Especially for those that travel a lot, finding the right dog sitter is no easy task. After weeks of searching for a sitter in Westchester, an area that we’re not that familiar with, we’ve been inspired to write about why it’s so hard to find a good sitter and what you can do about it.
Problem 1: It can be very expensive
We treat our dogs like members of the family. So if we had all the money in the world, the cost of hiring a professional would be an afterthought. But most people live in the real world. And in the real world, money IS a consideration. Most of us have budgets and the cost of hiring a professional sitter quickly adds up. In some cities, it costs up to $80 a night. Some hotels aren’t that expensive! So if money is tight, the sting of paying a dog sitter especially hurts.
Solution: Give and get. If you have a go-to dog park or live in a dog friendly building, chances are you’ve routinely seen other dogs and met their owners. If your dogs get along, politely offer to do some free dog sitting the next time they need it. Assuming you don’t give them the heebie jeebies and you seem like a responsible dog owner, they might take you up on the offer and be willing to dog sit for you a different time. Getting neighborly can feel awkward, especially in New York, but the benefits of helping other dog owners might be greater than you think.
Problem 2: No one likes scheduling
Time is money. So who wants to spend precious time calling random businesses to coordinate interviews, arrival and departure times, key exchange and all the other important details of hiring a dog sitter? Scheduling will always be a necessary evil in the world but there are things you can do to streamline communication and make sure you’re not missing something important.
Solution: When you contact a potential dog sitter, lay out all your needs in a simple structured format. Make sure you include exact dates, times you would like the dog sitter to arrive and depart from your home, specific requests like ‘please take in the mail every day’, and specific medical needs your dog may have. The more information you provide upfront, the faster you’ll get a final answer about availability and final booking. Avoid writing back and forth emails because if you take too long to flesh out the details, you might not get the dates you need.
Problem 3 : The goods ones are hard to get
Dog owners naturally share information with each other. Everything from ‘who’s the best vet in town?’ to ‘what the best brand of organic dog food?’ is worth talking about. And of course, the question, ‘who’s your dog sitter’ is a popular one. If a dog sitter has a spotless reputation and a list of devout clients, chances are that dog sitter will be in VERY high demand. The reality is that trustworthy sitters who feel like part of the family are hard to find and even harder to actually GET. When owners find someone good – they will stick to that sitter and give them all the business they have.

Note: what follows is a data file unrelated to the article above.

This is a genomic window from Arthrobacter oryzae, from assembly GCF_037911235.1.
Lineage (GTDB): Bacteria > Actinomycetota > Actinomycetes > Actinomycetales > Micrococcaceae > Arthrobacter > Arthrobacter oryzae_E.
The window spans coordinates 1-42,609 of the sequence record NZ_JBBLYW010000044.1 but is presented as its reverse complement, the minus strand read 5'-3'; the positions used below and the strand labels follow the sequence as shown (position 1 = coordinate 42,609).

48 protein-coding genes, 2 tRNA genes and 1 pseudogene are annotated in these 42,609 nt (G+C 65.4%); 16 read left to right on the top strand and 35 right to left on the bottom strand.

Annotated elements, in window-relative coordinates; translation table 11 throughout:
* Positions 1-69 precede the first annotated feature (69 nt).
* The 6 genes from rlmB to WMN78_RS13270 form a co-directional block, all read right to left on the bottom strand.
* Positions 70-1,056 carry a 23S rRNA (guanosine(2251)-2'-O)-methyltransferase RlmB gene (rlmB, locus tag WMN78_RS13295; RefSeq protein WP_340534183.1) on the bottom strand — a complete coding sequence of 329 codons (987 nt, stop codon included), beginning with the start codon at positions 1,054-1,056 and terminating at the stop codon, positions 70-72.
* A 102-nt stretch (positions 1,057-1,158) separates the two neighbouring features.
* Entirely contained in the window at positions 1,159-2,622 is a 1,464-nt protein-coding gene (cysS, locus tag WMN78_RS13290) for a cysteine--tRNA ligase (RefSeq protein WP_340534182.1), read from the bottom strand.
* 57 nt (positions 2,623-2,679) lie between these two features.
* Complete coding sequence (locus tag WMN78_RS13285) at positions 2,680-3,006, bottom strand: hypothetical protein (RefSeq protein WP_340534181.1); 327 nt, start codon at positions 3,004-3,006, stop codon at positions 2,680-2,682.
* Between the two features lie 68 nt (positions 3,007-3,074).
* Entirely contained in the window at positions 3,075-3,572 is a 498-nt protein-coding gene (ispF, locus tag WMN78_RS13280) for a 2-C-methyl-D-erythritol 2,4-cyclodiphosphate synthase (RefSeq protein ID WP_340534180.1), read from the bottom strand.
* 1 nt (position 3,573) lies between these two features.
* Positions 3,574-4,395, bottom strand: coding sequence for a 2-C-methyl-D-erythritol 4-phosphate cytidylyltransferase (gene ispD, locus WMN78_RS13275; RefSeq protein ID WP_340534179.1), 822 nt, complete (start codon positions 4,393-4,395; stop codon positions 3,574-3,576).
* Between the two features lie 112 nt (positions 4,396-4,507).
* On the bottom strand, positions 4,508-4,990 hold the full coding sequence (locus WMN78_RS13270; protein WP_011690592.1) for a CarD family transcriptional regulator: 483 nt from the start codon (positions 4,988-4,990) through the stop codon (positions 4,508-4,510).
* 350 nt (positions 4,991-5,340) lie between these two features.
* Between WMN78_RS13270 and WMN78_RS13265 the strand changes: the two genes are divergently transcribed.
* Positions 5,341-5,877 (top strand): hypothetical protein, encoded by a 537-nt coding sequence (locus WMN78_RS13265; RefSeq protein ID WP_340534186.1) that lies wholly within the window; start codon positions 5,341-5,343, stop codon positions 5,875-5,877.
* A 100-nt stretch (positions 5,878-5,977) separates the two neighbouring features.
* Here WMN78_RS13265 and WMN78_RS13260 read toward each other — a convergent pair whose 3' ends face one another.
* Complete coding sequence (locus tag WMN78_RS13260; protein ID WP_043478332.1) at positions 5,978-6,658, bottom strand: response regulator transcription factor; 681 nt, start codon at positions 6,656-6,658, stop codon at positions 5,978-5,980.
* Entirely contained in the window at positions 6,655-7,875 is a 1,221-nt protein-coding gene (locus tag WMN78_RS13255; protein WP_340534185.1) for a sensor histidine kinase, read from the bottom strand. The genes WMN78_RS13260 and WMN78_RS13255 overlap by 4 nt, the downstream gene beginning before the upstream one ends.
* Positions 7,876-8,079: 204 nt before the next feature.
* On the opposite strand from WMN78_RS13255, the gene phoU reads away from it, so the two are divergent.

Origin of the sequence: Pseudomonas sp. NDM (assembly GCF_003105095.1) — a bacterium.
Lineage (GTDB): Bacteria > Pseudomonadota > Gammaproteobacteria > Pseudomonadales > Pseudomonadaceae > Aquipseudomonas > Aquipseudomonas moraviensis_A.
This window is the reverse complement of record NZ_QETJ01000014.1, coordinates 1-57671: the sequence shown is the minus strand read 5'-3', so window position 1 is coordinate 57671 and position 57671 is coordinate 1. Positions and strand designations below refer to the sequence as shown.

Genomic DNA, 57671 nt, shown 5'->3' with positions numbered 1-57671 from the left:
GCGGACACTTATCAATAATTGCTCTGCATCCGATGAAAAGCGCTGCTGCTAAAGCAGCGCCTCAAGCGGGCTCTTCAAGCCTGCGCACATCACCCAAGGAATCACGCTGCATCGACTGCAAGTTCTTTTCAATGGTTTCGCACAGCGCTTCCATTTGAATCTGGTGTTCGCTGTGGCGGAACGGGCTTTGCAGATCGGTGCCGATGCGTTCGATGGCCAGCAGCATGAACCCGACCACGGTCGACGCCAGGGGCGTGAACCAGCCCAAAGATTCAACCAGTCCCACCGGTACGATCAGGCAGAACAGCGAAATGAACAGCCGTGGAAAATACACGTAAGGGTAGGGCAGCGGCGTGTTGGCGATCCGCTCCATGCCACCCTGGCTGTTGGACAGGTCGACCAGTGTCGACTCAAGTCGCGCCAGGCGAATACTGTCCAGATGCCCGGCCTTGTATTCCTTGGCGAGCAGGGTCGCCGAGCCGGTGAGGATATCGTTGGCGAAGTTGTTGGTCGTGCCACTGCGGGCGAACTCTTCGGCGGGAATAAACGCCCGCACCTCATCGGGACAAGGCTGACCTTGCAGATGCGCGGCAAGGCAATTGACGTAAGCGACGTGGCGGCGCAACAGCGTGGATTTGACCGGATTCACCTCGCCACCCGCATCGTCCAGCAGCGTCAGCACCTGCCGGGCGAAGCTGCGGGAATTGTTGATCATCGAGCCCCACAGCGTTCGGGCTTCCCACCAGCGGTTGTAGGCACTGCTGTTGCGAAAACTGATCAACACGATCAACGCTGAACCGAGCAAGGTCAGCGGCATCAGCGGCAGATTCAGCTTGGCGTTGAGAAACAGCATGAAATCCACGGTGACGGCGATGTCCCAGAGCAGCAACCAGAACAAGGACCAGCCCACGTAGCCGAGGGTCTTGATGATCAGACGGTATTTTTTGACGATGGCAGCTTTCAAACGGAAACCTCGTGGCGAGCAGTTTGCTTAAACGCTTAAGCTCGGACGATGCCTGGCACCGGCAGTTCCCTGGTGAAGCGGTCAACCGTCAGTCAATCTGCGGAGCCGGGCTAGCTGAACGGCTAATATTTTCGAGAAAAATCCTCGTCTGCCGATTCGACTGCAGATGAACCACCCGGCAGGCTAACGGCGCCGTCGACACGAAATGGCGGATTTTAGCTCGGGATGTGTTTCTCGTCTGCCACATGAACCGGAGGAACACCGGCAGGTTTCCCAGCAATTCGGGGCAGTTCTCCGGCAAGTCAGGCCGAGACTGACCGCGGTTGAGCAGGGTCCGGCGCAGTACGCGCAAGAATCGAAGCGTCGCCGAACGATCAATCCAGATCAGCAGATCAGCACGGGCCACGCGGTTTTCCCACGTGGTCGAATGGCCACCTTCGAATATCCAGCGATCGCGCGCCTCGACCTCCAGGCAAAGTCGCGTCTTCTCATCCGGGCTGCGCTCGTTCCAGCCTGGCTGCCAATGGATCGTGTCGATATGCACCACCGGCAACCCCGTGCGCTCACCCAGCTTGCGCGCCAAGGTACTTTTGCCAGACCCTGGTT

Solution: Book waaaaaaaaay in advance AND have a backup plan. When we say ‘waaaaaaay’ in advance, we mean it. If you usually travel to Grandmas house for Christmas, set a reminder in October to call up your usual sitter and grab your dates. But remember, be respectful and don’t hoard their time. Now’s the time to be organized and plan ahead. If your first choice sitter isn’t available, time for plan B. Contact that sitter that you researched but never met in person or ask your friend for a favor. Having a backup sitter is good not only when planning ahead, but also in case of an emergency.
Problem 4: Online intel is scarce
If you’ve ever looked for a pet sitter, chances are you went on Google and typed in something like ‘dog sitter’ or ‘overnight pet sitter’. Depending on where you live, the results of this search feel very mixed up and pretty random. How are you suppose to pick which business to call? Even a really good dog sitter could have a website with poor design and outdated information. Online reviews of pet sitters are hard to find and have mixed credibility. Sure, it’s easy to find a website with a long list of businesses in your area, but who wants to go down the list and research every one of them?
Solution: Find a dog community (search ‘dog’ at meetup.com or hangout at a dog park) and ask real people who they recommend. This solution may not seem ideal, because it requires you to actually get out the house. But when you get face time with a person that can empathize with your situation, they’ll almost go out of their way to give you some good leads. That’s the cool thing about dog owners. They’re eager to help and want to be there for you. Heck, that’s why we love our dogs, right?
If you’ve experienced any of these problems, sign up to be part of Waggit. These are only a few of the things we’re trying to solve through our online dog loving community.
Any other problems or frustrations you have with finding that perfect dog sitter? Other thoughts on ways to make it easier?